An 81-year-old male who was followed up for age-related macular degeneration, horizontal-extending CFs were noted in the posterior pole of the left eye. VA was in the right eye at the level of hand movement perception and at the level of 7/10 in the left eye. Biomicroscopic examination revealed pseudophakia in both eyes. IOPs were 15 mmHg in both eyes. Inthefundusexamination, peripapillaryatrophy, macularscarand RPE detachmentareseen in therighteye (Figure 11a), withlight- darkbanding in theuppervascularquadrant, especially in thelefteye (Figure 11b). In the right eye, wide RPE detachment and sub retinal fluid were observed in the right eye (Figure 12a), while choroid and RPE wrinkles were observed in the left eye (Figure 12b). FFA revealed age-related neo vascular macular degeneration (Figure 13a). Horizontal extension of theCFstotheupperhalf of themaculaandveinligationaroundtheopticdiscwereobserved in the left eye (Figure 13b). Intravitreal ranibizumab therapy for the right eye of the patient was continued while left eye was taken in the direction of the CFs.

Figure 11: Fundus appearances (a, b).

Figure 12: OCT images (a, b).

Figure 13: FFA images (a, b).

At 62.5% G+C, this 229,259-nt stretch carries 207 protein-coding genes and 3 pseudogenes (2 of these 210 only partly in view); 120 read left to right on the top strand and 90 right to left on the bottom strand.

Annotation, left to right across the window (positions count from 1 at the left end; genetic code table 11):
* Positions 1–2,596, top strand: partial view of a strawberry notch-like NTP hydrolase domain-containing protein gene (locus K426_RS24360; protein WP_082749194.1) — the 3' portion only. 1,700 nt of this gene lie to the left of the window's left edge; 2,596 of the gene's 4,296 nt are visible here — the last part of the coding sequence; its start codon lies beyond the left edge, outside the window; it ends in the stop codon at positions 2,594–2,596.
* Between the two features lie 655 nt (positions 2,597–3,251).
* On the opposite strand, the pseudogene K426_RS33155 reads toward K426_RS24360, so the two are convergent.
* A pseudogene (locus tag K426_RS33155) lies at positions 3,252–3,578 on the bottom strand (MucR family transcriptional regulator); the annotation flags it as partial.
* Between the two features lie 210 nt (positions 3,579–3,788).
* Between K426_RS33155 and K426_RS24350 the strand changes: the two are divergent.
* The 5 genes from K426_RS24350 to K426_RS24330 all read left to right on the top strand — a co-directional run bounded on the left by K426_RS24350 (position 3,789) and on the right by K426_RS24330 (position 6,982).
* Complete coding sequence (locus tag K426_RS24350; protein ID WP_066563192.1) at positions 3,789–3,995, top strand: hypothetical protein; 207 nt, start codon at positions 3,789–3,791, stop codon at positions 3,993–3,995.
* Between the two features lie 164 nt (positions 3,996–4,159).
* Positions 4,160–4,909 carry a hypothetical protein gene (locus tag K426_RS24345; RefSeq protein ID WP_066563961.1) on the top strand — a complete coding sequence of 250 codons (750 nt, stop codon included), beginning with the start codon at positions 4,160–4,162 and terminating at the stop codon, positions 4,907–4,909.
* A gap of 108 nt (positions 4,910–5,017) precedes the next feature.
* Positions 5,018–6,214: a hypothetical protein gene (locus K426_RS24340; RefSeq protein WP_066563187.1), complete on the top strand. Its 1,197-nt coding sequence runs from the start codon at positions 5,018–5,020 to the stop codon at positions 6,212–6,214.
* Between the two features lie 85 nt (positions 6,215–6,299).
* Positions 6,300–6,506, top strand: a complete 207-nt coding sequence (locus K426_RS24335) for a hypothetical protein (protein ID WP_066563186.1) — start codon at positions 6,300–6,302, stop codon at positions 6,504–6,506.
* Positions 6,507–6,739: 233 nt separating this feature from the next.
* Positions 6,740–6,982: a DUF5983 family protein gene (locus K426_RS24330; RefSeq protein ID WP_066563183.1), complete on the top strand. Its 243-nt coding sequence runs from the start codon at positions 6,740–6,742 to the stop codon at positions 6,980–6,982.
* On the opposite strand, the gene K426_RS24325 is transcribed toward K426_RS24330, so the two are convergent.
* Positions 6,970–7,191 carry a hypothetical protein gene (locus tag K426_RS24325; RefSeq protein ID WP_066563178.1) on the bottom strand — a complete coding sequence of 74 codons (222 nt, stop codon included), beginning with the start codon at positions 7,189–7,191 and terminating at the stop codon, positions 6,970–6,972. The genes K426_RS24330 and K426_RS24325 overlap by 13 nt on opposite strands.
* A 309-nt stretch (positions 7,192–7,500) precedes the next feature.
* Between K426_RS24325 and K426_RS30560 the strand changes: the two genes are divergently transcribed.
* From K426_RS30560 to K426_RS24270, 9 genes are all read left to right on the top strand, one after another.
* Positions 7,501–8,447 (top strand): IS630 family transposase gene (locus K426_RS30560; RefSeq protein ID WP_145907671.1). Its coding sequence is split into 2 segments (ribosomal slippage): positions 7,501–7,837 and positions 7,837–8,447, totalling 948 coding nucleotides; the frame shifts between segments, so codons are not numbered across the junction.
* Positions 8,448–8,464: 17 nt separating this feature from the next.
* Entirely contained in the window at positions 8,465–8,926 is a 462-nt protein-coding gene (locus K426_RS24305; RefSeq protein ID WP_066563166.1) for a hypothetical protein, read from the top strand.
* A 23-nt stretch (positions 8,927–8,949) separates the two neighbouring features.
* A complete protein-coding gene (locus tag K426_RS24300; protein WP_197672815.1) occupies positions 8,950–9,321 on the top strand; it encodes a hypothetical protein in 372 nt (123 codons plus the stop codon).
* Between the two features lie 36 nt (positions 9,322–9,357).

CFs is not common, but they are easy to diagnose when they are seen on funds examination because of their characteristic appearance. Clinically, the posterior pole is usually seen as diffuse light-dark banding. CFs may be parallel, radial or randomly distributed. Patients may be asymptomatic or may be presenting with metamorphosis or hypermetropia. The cause of visual impairment is distortion of the overlying photoreceptor layer, but in chronic cases the neurosensory retina and RPE may develop permanent damage. If it can be detected, treatment is directed to etiology. According to the currently accepted view, any intraocular or extrinsic event that disrupts the anatomical relationship of sclera with choroid and retina may cause CFs by affecting choroid, Bruch's membrane, RPE and neurosensory layer. The CF is a kind of compensator response given to the disruption of the normal spherical shape of the globe. Clinical examination is sufficient for the diagnosis of CFs, but FFA is the gold standard imaging technique.